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K. Srinath Reddy - Health in the Era of Sustainable Development


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Panel Member K. Srinath Reddy, President of the Public Health Foundation of India and adjunct professor of epidemiology at Harvard T.H. Chan School of Public Health, delivered a lecture on Health in the Era of Sustainable Development on Sept 25th at the Harvard T.H. Chan School of Public Health.

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K. Srinath Reddy - Health in the Era of Sustainable Development

  1. 1. Prof. K Srinath Reddy President, Public Health Foundation of India Health In The Era Of Sustainable Development
  2. 2. SDGs MDGs Strong Focus on MCH & Communicable Diseases Higher Investment In Health Strong Focus On MCH NCDs CDs UHC
  3. 3. “ Health leaps out of Science and draws nourishment from the totality of Society” - Gunnar Myrdal (Swedish Economist, Nobel Laureate 1974)
  4. 4. HEALTH SYSTEM PEOPLE SOCIAL DETERMINANTS (OF HEALTH & NUTRITION) Societal Personal - Water - Income - Sanitation - Education - Food System - Occupation - Environment - Social Status - Social Stability - Gender - Development - Networks - Workforce - Infrastructure - Drugs, Vaccines & Technologies - Financing - Information Systems - Governance POLITICAL & ECONOMIC SYSTEM
  5. 5. PHYSICAL ENVIRONMENT (Four Themes) • Urban Design and Transport • Air Pollution • Agriculture and Food Systems • Climate Change
  6. 6. URBAN DESIGN & TRANSPORT • Conducive To ‘Active Living’ • Physical Safety (Traffic, Crime) • Water, Sanitation • Clean Air • Accessible Health Services • Disaster Resilient • Climate Resilient
  7. 7. URBAN DESIGN & TRANSPORT (Determinants of Active Living /Physical Activity) • Land Use Mix Access • Residential Density • Street Connectivity • Safety • Infrastructure • Aesthetics • Perceived Distance To Destinations • Public Transport • Pollution (?)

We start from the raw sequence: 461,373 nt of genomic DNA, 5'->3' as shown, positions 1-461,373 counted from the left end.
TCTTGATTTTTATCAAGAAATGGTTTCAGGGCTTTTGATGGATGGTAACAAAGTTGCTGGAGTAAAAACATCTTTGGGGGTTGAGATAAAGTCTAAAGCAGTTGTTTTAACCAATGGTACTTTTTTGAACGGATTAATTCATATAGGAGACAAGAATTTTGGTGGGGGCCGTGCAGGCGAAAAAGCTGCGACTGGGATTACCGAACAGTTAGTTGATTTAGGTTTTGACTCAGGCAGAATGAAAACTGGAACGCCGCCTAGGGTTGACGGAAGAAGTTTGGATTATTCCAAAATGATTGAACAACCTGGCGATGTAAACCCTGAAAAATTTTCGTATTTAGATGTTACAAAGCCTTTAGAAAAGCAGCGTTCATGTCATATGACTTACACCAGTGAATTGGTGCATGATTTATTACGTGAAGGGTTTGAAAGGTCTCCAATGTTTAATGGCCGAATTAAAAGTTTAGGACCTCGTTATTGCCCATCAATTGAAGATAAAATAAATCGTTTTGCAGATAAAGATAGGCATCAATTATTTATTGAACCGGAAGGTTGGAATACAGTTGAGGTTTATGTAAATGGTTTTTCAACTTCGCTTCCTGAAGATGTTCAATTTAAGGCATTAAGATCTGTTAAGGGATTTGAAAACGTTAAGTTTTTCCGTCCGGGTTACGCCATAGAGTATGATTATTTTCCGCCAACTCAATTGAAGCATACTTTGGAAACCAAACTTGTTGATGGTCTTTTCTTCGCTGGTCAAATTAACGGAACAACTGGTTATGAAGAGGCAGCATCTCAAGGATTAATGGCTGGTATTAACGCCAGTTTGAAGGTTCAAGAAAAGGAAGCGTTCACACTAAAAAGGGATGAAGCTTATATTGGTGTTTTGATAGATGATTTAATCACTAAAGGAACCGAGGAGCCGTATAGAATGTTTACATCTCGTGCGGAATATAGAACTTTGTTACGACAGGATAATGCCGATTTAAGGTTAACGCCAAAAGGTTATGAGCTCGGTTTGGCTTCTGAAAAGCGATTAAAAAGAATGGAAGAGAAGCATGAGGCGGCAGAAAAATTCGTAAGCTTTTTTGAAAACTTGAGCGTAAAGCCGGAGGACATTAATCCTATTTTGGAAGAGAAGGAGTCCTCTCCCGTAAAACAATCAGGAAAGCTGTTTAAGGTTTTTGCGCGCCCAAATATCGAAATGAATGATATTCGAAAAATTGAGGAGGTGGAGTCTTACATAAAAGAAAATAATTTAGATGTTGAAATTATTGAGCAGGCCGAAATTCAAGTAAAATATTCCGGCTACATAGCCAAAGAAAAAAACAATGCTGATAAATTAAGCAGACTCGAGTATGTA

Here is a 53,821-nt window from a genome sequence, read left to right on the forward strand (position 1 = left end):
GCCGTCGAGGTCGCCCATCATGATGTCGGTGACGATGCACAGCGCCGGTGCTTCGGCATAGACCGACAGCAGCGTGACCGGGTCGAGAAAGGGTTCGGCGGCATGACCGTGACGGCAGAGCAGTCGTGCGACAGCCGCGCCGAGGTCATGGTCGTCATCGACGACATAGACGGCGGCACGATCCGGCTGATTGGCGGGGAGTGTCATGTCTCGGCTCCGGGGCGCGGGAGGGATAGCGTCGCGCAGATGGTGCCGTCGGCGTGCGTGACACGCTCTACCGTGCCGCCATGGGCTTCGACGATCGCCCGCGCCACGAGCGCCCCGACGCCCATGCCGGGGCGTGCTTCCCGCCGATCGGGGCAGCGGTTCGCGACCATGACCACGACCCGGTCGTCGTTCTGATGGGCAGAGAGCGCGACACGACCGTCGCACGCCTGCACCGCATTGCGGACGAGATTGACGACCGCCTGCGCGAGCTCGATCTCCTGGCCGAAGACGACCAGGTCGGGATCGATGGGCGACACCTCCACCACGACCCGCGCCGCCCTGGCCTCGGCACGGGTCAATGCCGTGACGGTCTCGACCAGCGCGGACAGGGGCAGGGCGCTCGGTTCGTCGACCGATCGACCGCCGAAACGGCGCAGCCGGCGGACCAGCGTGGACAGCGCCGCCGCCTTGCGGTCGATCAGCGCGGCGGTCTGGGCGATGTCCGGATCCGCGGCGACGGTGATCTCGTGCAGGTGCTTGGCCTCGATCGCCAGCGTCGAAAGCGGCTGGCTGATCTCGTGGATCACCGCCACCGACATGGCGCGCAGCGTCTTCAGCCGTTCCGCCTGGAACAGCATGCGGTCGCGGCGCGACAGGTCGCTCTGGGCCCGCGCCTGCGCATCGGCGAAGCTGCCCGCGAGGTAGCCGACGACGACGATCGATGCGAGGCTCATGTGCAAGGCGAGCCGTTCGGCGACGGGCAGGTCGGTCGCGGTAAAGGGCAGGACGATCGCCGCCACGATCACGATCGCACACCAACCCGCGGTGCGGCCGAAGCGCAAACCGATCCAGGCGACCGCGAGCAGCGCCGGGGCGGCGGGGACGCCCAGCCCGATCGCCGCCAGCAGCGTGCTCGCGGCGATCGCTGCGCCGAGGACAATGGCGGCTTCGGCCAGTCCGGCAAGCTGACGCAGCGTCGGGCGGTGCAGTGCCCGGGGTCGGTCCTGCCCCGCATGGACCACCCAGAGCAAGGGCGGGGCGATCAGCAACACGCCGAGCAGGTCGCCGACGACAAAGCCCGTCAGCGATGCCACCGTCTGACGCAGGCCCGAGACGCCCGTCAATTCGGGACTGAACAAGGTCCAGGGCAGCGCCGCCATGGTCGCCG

8. 8. • Air Pollution is the world’s single largest environmental/pollution health risk. In 2012 • ~7 million people died prematurely due to air pollution. • 2.7 million premature deaths were attributable to ambient air pollution. • 4.3 million premature deaths attributable to household air pollution. Source: WHO, 2014 AIR POLLUTION
  9. 9. Diarrhea / LRI / Other Infections Cardio & Circulatory Chronic Respiratory Neoplasms Source: IHME, 2013, Lim et al 2012 Key Risk Factors - Global (GBD 2010)
  10. 10. • Annually , 3.3 million people worldwide die prematurely from the effects of outdoor air pollution (mostly PM2.5). • In 2010, 75% of such mortality occurred in Asia - 1.4 million in China and 650,000 in India. • This number will double by 2050 to 6.6 million if emissions continue to rise. Death By Breath (Max Planck Study. Nature, Sept 2015)
  11. 11. Household Air Pollution 3 billion people cook with solid biomass fuels • Low-middle income countries: burden borne by women and children. >50% under 5 deaths are due to pneumonia (Risk Factor: soot inhaled from household air pollution) • Diseases: Pneumonia, stroke, Ischemic Heart Disease, Chronic Obstructive Pulmonary Disease, Lung cancer • South Asia shoulders the biggest burden “Having an open fire in your kitchen is like burning 400 cigarettes an hour.”- Kirk Smith